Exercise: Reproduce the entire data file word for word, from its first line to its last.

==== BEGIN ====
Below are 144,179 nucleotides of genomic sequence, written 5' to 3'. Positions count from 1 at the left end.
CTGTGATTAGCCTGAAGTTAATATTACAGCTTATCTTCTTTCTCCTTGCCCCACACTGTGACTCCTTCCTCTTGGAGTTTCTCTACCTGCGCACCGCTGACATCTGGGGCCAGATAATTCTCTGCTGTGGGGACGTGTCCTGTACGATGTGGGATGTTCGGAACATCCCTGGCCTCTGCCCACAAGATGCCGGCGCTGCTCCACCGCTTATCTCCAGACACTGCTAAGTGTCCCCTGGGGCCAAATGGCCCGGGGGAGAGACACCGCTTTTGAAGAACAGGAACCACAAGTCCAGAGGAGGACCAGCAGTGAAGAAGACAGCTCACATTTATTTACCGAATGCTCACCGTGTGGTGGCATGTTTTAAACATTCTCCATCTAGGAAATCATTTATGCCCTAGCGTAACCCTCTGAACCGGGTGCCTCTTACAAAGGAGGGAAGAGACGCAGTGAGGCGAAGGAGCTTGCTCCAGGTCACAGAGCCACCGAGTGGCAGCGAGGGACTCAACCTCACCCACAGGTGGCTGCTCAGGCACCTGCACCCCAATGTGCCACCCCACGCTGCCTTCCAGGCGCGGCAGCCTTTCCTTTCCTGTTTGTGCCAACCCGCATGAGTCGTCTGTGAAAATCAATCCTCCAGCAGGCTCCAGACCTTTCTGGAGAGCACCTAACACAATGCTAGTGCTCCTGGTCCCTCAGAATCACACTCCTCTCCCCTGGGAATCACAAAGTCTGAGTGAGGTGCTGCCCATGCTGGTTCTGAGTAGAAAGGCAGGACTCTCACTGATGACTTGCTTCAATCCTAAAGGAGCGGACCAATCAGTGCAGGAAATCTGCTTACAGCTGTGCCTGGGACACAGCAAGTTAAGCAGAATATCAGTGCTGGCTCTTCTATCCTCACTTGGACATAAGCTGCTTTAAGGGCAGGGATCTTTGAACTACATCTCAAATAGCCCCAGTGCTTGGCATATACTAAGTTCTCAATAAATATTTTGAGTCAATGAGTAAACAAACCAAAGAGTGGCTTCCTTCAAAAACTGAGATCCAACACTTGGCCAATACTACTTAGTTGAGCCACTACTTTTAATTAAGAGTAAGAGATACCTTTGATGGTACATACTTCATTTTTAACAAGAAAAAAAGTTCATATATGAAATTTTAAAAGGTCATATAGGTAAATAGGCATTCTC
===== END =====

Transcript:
Below are 144,179 nucleotides of genomic sequence, written 5' to 3'. Positions count from 1 at the left end.
CTGTGATTAGCCTGAAGTTAATATTACAGCTTATCTTCTTTCTCCTTGCCCCACACTGTGACTCCTTCCTCTTGGAGTTTCTCTACCTGCGCACCGCTGACATCTGGGGCCAGATAATTCTCTGCTGTGGGGACGTGTCCTGTACGATGTGGGATGTTCGGAACATCCCTGGCCTCTGCCCACAAGATGCCGGCGCTGCTCCACCGCTTATCTCCAGACACTGCTAAGTGTCCCCTGGGGCCAAATGGCCCGGGGGAGAGACACCGCTTTTGAAGAACAGGAACCACAAGTCCAGAGGAGGACCAGCAGTGAAGAAGACAGCTCACATTTATTTACCGAATGCTCACCGTGTGGTGGCATGTTTTAAACATTCTCCATCTAGGAAATCATTTATGCCCTAGCGTAACCCTCTGAACCGGGTGCCTCTTACAAAGGAGGGAAGAGACGCAGTGAGGCGAAGGAGCTTGCTCCAGGTCACAGAGCCACCGAGTGGCAGCGAGGGACTCAACCTCACCCACAGGTGGCTGCTCAGGCACCTGCACCCCAATGTGCCACCCCACGCTGCCTTCCAGGCGCGGCAGCCTTTCCTTTCCTGTTTGTGCCAACCCGCATGAGTCGTCTGTGAAAATCAATCCTCCAGCAGGCTCCAGACCTTTCTGGAGAGCACCTAACACAATGCTAGTGCTCCTGGTCCCTCAGAATCACACTCCTCTCCCCTGGGAATCACAAAGTCTGAGTGAGGTGCTGCCCATGCTGGTTCTGAGTAGAAAGGCAGGACTCTCACTGATGACTTGCTTCAATCCTAAAGGAGCGGACCAATCAGTGCAGGAAATCTGCTTACAGCTGTGCCTGGGACACAGCAAGTTAAGCAGAATATCAGTGCTGGCTCTTCTATCCTCACTTGGACATAAGCTGCTTTAAGGGCAGGGATCTTTGAACTACATCTCAAATAGCCCCAGTGCTTGGCATATACTAAGTTCTCAATAAATATTTTGAGTCAATGAGTAAACAAACCAAAGAGTGGCTTCCTTCAAAAACTGAGATCCAACACTTGGCCAATACTACTTAGTTGAGCCACTACTTTTAATTAAGAGTAAGAGATACCTTTGATGGTACATACTTCATTTTTAACAAGAAAAAAAGTTCATATATGAAATTTTAAAAGGTCATATAGGTAAATAGGCATTCTC